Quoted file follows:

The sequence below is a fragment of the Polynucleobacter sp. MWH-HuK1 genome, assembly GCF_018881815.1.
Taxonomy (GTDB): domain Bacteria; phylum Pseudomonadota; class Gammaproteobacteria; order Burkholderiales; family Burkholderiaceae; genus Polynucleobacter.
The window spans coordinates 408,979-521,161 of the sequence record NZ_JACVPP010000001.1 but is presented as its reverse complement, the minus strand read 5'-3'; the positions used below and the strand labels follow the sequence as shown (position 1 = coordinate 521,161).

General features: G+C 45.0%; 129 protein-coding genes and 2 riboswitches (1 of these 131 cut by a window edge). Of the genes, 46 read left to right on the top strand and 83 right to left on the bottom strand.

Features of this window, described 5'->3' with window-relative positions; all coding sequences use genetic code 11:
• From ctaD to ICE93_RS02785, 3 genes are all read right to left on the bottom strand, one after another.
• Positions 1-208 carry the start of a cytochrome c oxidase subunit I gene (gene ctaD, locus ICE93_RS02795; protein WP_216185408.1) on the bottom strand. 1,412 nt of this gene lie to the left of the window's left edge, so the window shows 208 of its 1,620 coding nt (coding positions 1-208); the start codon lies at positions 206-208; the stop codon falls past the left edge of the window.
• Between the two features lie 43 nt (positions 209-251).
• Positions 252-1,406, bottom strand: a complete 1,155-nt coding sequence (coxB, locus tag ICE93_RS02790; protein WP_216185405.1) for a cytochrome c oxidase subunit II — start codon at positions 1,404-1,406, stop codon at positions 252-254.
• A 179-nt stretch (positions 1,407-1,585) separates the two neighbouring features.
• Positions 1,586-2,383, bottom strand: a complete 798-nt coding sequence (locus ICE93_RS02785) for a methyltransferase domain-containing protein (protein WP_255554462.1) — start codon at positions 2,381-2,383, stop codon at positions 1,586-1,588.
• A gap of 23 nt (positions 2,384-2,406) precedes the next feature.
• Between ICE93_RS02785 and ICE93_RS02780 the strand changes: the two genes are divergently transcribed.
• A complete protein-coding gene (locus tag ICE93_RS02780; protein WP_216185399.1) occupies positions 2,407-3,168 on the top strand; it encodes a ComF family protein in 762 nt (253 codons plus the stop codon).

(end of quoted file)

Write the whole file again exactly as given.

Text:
The sequence below is a fragment of the Polynucleobacter sp. MWH-HuK1 genome, assembly GCF_018881815.1.
Taxonomy (GTDB): domain Bacteria; phylum Pseudomonadota; class Gammaproteobacteria; order Burkholderiales; family Burkholderiaceae; genus Polynucleobacter.
The window spans coordinates 408,979-521,161 of the sequence record NZ_JACVPP010000001.1 but is presented as its reverse complement, the minus strand read 5'-3'; the positions used below and the strand labels follow the sequence as shown (position 1 = coordinate 521,161).

General features: G+C 45.0%; 129 protein-coding genes and 2 riboswitches (1 of these 131 cut by a window edge). Of the genes, 46 read left to right on the top strand and 83 right to left on the bottom strand.

Features of this window, described 5'->3' with window-relative positions; all coding sequences use genetic code 11:
• From ctaD to ICE93_RS02785, 3 genes are all read right to left on the bottom strand, one after another.
• Positions 1-208 carry the start of a cytochrome c oxidase subunit I gene (gene ctaD, locus ICE93_RS02795; protein WP_216185408.1) on the bottom strand. 1,412 nt of this gene lie to the left of the window's left edge, so the window shows 208 of its 1,620 coding nt (coding positions 1-208); the start codon lies at positions 206-208; the stop codon falls past the left edge of the window.
• Between the two features lie 43 nt (positions 209-251).
• Positions 252-1,406, bottom strand: a complete 1,155-nt coding sequence (coxB, locus tag ICE93_RS02790; protein WP_216185405.1) for a cytochrome c oxidase subunit II — start codon at positions 1,404-1,406, stop codon at positions 252-254.
• A 179-nt stretch (positions 1,407-1,585) separates the two neighbouring features.
• Positions 1,586-2,383, bottom strand: a complete 798-nt coding sequence (locus ICE93_RS02785) for a methyltransferase domain-containing protein (protein WP_255554462.1) — start codon at positions 2,381-2,383, stop codon at positions 1,586-1,588.
• A gap of 23 nt (positions 2,384-2,406) precedes the next feature.
• Between ICE93_RS02785 and ICE93_RS02780 the strand changes: the two genes are divergently transcribed.
• A complete protein-coding gene (locus tag ICE93_RS02780; protein WP_216185399.1) occupies positions 2,407-3,168 on the top strand; it encodes a ComF family protein in 762 nt (253 codons plus the stop codon).